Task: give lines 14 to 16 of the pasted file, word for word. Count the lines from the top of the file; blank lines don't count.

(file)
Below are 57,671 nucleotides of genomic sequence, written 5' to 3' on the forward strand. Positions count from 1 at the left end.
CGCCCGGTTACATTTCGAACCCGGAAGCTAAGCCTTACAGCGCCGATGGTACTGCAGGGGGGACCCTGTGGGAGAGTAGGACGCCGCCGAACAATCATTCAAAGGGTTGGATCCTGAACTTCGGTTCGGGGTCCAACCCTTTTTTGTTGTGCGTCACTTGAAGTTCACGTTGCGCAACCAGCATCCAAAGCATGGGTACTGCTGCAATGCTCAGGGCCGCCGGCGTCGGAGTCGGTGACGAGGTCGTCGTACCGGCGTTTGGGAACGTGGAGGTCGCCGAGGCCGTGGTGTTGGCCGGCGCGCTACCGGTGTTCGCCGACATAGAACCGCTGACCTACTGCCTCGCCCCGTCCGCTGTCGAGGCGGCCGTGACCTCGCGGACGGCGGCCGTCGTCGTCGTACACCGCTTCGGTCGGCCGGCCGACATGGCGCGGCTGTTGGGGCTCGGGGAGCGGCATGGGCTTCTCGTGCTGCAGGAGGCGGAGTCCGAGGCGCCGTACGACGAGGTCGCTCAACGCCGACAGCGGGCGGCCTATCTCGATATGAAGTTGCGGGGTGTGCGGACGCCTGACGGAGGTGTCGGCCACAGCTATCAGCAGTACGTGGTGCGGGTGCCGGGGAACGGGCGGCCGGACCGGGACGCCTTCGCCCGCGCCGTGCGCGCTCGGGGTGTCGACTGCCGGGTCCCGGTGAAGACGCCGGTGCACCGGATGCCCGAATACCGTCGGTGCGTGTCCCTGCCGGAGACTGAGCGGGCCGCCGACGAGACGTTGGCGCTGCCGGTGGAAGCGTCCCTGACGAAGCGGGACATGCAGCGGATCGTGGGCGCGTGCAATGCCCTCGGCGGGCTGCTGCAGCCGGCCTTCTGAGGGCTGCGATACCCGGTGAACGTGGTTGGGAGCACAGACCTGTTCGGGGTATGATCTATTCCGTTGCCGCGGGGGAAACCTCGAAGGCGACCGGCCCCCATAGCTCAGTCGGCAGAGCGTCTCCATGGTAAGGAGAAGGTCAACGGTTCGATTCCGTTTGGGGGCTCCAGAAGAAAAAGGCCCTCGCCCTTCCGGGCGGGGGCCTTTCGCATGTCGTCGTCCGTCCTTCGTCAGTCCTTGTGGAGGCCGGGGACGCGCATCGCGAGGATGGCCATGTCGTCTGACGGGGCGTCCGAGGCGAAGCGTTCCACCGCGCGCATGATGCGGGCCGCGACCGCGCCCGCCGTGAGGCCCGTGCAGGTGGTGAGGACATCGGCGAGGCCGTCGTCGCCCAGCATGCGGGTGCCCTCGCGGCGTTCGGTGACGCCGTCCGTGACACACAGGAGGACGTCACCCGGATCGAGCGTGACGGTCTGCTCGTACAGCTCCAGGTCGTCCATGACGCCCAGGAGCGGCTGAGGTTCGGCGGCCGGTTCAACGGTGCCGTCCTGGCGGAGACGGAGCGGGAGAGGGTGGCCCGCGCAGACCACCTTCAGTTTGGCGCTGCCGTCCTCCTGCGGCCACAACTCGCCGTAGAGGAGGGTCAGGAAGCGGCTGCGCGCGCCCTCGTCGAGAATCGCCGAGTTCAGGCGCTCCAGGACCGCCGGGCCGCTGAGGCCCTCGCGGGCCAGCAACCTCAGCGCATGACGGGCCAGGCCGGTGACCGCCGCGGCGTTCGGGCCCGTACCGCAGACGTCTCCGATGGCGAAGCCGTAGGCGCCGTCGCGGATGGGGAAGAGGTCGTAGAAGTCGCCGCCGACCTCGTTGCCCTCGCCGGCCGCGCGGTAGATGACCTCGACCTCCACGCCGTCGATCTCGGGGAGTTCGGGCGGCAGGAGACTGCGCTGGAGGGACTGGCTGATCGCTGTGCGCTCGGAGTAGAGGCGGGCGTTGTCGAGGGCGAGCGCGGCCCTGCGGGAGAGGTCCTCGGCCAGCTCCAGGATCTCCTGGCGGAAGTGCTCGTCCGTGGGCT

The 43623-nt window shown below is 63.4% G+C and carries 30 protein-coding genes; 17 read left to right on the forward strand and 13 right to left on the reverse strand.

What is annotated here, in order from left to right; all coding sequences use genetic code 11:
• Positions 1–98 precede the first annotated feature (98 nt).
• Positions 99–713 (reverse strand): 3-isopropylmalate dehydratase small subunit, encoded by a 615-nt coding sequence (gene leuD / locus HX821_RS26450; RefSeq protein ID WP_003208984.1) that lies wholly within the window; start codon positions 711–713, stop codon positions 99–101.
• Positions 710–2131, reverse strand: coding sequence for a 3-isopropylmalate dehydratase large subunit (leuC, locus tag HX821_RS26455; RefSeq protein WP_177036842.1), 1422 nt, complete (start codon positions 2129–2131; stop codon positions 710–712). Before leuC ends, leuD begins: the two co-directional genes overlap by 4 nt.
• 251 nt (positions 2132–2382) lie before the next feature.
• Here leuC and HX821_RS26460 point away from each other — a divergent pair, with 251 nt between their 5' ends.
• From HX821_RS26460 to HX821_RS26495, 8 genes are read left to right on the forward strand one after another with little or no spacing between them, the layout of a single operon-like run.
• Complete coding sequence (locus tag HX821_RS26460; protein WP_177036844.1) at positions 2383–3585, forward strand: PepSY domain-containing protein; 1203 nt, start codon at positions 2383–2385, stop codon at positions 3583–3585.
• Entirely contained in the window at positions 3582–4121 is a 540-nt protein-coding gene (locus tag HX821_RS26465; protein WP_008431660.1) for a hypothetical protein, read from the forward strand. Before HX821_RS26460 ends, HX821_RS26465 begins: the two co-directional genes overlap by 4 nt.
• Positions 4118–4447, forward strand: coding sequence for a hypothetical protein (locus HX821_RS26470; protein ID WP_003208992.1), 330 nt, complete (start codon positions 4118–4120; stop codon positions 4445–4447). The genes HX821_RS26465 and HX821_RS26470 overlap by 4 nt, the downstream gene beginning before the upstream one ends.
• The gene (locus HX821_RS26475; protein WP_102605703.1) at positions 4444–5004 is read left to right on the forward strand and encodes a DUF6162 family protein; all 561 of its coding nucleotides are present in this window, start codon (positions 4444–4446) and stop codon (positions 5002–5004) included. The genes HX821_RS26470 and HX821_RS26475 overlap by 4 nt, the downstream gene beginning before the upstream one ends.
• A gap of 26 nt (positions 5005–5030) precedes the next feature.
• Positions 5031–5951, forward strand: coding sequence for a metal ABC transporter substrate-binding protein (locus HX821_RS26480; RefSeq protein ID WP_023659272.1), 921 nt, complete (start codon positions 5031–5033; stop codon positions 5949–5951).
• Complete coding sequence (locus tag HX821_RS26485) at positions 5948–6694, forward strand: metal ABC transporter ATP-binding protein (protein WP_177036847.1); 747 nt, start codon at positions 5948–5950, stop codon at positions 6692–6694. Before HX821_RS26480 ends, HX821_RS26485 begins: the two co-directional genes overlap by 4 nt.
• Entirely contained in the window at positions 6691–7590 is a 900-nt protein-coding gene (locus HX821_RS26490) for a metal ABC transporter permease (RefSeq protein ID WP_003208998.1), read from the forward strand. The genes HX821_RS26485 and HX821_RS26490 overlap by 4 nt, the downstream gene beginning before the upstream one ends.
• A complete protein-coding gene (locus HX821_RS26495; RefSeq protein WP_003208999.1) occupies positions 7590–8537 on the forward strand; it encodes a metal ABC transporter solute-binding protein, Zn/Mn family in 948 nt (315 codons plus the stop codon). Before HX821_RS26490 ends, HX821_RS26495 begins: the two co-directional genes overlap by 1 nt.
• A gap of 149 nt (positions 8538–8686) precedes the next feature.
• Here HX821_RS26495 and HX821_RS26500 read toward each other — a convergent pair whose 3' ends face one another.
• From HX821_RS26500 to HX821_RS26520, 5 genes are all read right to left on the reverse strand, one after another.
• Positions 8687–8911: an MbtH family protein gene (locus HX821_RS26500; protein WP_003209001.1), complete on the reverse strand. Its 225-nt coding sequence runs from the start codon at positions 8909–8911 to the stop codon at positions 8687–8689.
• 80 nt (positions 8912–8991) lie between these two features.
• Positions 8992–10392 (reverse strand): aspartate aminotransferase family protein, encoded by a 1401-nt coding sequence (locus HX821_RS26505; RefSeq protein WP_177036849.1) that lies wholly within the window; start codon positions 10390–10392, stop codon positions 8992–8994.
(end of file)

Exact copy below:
• The gene (locus HX821_RS26475; protein WP_102605703.1) at positions 4444–5004 is read left to right on the forward strand and encodes a DUF6162 family protein; all 561 of its coding nucleotides are present in this window, start codon (positions 4444–4446) and stop codon (positions 5002–5004) included. The genes HX821_RS26470 and HX821_RS26475 overlap by 4 nt, the downstream gene beginning before the upstream one ends.
• A gap of 26 nt (positions 5005–5030) precedes the next feature.
• Positions 5031–5951, forward strand: coding sequence for a metal ABC transporter substrate-binding protein (locus HX821_RS26480; RefSeq protein ID WP_023659272.1), 921 nt, complete (start codon positions 5031–5033; stop codon positions 5949–5951).